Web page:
If you’re more of an over-analyzer, consider trying an adapted version of the “gun test”, which Stanford engineering professor Bernard Roth wrote about in his book “The Achievement Habit.”

Pretend somone’s holding a gun up to your head and giving you 15 seconds to make a decision. You’ll definitely be able to choose something — and it will release a lot of pressure.

14. How to sell yourself

This skill isn’t just for professional salespeople.

Being able to sell yourself to others is a vital skill in any area of life. In the working business you have to sell yourself to clients and potential employers. In finding a partner you must sell yourself to the person and your potential benefit to their life.

Try telling a story about yourself, since it will be easier for people to remember. And make sure that story sparks conversation among your listeners.

15. How to negotiate

Author and podcaster James Altucher highlights the importance of developing negotiation skills. He refers specifically to the tips he learned from former FBI hostage negotiator Chris Voss.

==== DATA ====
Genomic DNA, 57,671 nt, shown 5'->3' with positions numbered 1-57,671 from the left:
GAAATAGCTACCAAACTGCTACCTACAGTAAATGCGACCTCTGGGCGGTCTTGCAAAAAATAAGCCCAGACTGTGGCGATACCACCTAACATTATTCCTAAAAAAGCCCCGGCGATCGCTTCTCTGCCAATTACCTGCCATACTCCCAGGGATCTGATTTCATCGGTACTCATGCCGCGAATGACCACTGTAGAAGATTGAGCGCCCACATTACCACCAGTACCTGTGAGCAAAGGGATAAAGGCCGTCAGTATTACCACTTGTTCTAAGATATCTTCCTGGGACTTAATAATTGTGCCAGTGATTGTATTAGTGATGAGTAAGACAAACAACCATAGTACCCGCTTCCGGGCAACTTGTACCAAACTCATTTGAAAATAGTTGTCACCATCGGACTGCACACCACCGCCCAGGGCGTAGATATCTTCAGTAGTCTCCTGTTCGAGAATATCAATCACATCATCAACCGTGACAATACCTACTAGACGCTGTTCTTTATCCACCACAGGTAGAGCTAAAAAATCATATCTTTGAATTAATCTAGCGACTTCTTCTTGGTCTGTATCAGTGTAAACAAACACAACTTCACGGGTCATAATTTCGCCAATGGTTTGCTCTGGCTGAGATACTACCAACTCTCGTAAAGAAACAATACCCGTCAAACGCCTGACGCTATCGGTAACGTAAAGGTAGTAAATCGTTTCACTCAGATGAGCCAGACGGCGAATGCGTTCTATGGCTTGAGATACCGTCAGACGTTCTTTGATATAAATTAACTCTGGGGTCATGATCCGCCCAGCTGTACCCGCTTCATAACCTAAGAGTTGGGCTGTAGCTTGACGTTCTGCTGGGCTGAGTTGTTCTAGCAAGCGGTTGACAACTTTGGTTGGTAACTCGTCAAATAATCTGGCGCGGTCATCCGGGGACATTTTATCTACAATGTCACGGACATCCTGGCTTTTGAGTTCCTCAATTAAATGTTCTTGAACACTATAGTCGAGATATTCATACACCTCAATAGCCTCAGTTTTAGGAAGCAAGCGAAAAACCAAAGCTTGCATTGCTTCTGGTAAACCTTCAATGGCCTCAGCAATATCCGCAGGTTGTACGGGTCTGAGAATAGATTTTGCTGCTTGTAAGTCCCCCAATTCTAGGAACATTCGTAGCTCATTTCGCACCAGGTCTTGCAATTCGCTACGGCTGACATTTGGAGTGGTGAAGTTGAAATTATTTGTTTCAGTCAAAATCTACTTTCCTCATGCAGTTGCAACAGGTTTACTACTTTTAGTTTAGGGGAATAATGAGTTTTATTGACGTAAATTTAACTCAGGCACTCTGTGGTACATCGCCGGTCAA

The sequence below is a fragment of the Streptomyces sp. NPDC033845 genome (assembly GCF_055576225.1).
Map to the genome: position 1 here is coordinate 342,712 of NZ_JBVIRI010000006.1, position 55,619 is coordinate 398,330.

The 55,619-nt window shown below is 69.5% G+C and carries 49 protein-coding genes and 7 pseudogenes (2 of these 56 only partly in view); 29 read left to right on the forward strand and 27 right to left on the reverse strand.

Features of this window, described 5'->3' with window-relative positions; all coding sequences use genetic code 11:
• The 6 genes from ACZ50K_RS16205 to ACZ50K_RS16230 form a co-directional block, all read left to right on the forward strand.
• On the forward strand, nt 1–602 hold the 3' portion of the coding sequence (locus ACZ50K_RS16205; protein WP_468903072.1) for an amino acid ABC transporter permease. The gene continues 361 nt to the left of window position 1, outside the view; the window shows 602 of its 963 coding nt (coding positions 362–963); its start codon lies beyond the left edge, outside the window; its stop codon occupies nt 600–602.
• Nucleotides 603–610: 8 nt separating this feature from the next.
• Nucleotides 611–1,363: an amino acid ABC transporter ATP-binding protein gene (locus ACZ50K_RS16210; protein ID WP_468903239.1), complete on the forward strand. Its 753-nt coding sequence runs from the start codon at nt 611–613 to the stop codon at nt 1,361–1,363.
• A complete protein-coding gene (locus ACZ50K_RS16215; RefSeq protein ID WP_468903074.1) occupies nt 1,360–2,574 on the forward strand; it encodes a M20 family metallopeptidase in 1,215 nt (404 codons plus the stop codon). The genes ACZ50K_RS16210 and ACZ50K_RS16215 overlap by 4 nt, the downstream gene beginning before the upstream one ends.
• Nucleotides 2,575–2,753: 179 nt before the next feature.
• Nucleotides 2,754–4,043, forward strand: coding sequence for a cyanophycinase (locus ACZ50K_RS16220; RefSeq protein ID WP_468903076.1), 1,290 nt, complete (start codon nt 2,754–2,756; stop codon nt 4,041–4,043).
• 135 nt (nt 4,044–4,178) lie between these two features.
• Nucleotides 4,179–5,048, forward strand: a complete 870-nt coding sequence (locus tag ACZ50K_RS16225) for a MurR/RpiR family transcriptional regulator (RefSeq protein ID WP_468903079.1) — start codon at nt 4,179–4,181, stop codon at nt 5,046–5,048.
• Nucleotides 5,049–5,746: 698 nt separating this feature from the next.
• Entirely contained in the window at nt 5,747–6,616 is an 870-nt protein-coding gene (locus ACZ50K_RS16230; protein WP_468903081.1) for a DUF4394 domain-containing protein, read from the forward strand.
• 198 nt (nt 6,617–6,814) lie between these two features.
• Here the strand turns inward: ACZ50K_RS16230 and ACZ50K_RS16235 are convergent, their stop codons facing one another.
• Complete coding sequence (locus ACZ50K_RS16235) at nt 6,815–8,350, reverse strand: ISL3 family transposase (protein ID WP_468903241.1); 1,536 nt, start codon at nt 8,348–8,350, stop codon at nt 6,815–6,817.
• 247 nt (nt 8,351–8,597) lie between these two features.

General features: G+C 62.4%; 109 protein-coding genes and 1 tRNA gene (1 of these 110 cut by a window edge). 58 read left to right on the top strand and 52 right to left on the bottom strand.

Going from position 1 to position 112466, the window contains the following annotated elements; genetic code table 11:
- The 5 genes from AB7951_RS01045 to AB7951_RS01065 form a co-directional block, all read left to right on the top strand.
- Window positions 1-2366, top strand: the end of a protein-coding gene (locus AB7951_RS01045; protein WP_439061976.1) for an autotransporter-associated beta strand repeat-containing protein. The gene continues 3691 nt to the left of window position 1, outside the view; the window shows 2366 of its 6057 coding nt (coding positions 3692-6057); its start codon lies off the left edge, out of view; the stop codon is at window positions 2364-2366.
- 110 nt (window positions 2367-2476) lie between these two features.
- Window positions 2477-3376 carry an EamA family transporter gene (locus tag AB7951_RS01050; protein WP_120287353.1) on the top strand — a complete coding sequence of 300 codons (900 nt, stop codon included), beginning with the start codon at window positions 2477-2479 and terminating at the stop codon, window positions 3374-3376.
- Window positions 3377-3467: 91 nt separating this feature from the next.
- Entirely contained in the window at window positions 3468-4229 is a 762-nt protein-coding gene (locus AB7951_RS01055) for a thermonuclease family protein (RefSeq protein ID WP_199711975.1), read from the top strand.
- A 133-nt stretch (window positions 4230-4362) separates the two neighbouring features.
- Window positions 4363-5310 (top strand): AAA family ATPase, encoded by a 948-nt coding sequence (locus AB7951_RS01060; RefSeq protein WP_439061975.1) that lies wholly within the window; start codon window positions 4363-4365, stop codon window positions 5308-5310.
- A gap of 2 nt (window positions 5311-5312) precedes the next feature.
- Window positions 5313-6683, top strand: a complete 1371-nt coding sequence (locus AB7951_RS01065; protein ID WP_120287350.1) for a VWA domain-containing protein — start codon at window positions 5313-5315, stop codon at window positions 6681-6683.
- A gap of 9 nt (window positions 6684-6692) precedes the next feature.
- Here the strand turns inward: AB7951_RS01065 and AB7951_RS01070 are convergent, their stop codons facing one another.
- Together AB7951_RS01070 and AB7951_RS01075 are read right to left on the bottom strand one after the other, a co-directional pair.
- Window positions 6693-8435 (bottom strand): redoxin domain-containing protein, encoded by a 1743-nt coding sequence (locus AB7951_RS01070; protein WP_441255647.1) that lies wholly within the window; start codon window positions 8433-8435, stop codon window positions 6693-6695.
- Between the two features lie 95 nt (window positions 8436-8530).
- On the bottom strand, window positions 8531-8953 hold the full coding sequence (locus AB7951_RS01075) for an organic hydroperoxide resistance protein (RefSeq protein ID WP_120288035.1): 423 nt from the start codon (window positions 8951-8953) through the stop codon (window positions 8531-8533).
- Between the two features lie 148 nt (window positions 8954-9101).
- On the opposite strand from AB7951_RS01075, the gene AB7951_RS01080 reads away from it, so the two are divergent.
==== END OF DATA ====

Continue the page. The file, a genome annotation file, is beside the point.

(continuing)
Those tips include getting people to say “no” when you want them to ultimately say “yes.” For example, when you’re negotiating the terms of a job and not getting your way, you can ask the hiring manager, “Do you want me to fail?” The answer is, obviously, no — and from there, you can start pushing for what you need.

16. How to listen without speaking

By training yourself to be a better and ACTIVE LISTENER, you will be able to communicate more effectively and develop better relationships in life.

As Dave Kerpen, CEO of Likeable Local, has sayed, listening is the most important — and most underrated skill — in business and in life.

If you want to develop your own active listening skills, try “mindful conversation.” Two people pair up and one person speaks for a set time period while the other is completely silent. Then, the second person reflects on what the first person said until the first person feels satisfied. Finally, the two people switch roles.

The goal of mindful conversation is to have less superficial interactions, to instead have interactions that leave you feeling like you and your conversation partner really understood each other.

17. How to be patient

There’s no question that it’s important to be ambitious and to work hard to achieve your goals — whether they include landing a spot in the C-suite or buying a house.

But try not to get frustrated if, at 25, you still haven’t scored a promotion or saved up enough for a down payment.

Good things simply do not happen overnight. They take time to nurture and cultivate. They take a lot of work. A lot of thought. A lot of trial and error, and learning from your mistakes.

Source: Business Insider

Written by: New Generation Radio